Underworld Speculation is a two-hour adventure for level 1-4 characters, designed by Chris Lindsay of Wizards of the Coast for use in stores as the Introductory Adventure for Xanathar’s Guide to Everything. It is a D&D Adventurers League legal adventure.
And it’s fun. Really, really fun.
The adventure comes with six pregenerated characters of level 3 that were built using options from Xanathar’s Guide to Everything. They’re not the most optimised characters in existence – and they suffer dreadfully from using the standard Wizards character sheet. It’s not a good format for displaying new options. However, they do give you a taste of the new options.
The fact that the arcane archer has two-weapon fighting may be considered a clue for the setting of the adventure: It’s underwater. Archery isn’t so good.
The adventurers haven’t come to this underwater dungeon willingly, and their task is to escape. They need to navigate winding tunnels and a great cavern to do so, aided by a mysterious magic item that has great power but isn’t demonstrating what it is… not yet, anyway! At least it can give them the ability to breathe water.
The adventure makes use of several new or unusual monsters that the players may not be familiar with, and this adds to the fun of the adventure. There are also a lot of environmental effects to deal with in addition to just being underwater. When you can only hear what someone adjacent to you says,and you can see no further than 10 feet, combats become very tricky, even against weaker opponents… and the enemies aren’t that weak.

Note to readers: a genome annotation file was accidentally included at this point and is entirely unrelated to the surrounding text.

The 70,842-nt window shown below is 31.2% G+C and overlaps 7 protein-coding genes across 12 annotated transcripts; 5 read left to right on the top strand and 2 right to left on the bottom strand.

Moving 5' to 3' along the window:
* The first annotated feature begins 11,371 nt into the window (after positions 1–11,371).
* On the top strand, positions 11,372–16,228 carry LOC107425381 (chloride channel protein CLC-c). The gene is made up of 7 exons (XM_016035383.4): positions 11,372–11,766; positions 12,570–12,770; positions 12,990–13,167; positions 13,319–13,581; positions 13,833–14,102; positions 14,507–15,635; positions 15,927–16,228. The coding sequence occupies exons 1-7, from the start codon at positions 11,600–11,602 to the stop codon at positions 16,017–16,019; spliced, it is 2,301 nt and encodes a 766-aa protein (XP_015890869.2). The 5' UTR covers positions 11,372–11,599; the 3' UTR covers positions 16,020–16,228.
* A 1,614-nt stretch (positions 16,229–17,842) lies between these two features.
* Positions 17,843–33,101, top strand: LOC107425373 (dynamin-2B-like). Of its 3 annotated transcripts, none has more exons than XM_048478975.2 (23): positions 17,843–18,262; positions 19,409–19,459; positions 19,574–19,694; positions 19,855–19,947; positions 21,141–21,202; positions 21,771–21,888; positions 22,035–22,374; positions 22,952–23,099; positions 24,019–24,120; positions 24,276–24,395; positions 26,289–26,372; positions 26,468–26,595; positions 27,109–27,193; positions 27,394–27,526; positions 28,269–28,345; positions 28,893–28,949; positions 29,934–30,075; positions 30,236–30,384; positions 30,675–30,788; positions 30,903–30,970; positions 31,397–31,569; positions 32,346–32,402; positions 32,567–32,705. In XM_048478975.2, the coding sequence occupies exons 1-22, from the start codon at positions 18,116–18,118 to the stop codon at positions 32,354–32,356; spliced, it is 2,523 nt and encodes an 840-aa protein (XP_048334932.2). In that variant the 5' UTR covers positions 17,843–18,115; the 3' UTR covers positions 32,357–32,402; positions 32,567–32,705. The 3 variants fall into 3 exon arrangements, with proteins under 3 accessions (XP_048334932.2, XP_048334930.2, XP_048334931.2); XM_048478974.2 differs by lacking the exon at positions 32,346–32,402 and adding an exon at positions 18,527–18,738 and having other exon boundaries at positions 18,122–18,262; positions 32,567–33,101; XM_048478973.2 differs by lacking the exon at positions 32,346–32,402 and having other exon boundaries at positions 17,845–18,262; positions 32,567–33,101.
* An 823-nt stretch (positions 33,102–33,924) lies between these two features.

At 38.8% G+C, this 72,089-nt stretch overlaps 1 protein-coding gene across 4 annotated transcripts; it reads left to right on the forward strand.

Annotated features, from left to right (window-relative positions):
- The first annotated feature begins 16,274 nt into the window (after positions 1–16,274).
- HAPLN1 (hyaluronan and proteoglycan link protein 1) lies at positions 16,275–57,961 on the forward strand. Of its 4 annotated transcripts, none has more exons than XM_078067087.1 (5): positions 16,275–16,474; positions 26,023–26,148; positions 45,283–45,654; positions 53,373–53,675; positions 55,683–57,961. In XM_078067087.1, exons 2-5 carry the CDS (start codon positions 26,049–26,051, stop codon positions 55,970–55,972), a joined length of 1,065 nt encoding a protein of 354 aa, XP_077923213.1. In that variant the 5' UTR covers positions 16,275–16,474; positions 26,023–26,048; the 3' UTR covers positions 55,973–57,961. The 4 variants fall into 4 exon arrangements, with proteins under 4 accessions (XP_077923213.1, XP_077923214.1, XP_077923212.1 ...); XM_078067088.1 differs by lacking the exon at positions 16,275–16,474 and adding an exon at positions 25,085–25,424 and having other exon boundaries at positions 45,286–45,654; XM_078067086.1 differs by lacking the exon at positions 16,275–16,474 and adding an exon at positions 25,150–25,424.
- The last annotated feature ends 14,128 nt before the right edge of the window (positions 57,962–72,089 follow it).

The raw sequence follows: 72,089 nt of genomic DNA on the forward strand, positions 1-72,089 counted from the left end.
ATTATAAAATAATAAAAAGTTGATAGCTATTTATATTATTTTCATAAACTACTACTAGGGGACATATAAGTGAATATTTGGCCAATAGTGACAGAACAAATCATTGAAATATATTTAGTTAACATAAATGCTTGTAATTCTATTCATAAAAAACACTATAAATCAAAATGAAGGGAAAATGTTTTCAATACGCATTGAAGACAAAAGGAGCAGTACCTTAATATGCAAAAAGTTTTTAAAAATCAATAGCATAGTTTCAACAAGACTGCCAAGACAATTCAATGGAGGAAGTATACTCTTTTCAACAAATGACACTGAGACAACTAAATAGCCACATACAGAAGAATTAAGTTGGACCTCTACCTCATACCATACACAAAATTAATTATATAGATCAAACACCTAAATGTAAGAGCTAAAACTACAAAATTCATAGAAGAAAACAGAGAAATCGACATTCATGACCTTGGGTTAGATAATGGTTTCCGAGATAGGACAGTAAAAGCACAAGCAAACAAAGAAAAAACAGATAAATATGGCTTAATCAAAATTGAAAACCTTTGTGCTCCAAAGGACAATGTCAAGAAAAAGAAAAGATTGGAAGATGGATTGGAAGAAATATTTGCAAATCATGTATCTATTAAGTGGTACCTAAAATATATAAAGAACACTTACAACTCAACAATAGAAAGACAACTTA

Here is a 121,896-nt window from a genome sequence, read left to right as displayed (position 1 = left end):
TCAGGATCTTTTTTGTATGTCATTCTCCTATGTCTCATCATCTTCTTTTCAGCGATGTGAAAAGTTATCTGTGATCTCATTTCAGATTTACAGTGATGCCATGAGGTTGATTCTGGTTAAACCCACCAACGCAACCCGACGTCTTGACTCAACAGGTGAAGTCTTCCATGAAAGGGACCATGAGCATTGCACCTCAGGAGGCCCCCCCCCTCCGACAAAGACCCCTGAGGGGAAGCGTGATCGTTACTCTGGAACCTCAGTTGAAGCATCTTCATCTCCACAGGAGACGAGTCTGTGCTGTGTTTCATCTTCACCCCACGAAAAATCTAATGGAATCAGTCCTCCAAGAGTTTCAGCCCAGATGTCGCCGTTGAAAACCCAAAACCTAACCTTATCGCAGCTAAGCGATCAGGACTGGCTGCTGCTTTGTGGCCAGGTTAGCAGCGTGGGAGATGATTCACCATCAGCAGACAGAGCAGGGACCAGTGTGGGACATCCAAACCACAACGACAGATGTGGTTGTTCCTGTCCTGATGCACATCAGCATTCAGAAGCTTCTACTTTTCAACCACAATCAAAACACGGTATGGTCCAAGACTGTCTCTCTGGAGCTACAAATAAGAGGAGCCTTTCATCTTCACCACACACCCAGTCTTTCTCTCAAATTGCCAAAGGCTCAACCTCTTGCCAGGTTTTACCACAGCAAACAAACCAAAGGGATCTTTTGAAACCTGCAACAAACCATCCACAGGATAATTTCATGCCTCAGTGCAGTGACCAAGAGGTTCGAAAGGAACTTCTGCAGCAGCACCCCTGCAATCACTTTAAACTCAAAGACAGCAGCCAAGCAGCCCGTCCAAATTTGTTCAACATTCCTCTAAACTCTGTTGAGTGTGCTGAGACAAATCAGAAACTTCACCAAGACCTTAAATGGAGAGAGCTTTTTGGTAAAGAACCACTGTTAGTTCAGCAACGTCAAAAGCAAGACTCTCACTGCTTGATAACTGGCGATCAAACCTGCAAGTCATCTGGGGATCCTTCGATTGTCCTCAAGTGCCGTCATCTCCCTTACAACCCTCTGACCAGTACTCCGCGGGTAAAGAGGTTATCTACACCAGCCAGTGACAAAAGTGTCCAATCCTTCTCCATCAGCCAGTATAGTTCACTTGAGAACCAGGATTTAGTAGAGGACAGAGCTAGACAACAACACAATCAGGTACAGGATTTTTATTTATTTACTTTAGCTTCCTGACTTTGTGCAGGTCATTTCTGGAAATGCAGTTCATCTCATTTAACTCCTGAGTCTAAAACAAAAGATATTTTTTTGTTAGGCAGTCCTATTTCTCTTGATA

There’s a few secrets to be uncovered, and it’s a very challenging adventure to play. It doesn’t feature much roleplaying, as it focuses on the combat and exploration pillars of play.
It’s a moderately complicated adventure to run; I know I missed some important details about the encounters when I ran it, so spending some time reading and sudying it in advance is recommended.
The adventure does feature a few encounters that are placed at the discretion of the DM, but these are limited in scope and make sense for the area in which they’re placed. You’re choosing from three or four ingredients rather than hundreds, and there’s a map to work with. I’m not opposed to this approach to encounters when it’s not hard for the DM to apply; it works very well in this instance.
Quite unfairly, I wanted more stuff in the adventure! It’s already got enough to easily get to its two hour running time, but I wanted a few more things to do in the second half – particularly more details on the structures the adventurers find.
I believe it’ll become available on the DMs Guild in future, but for now it’s a store exclusive.
This is an excellent adventure, and a wonderful introduction to the world of the Xanathar!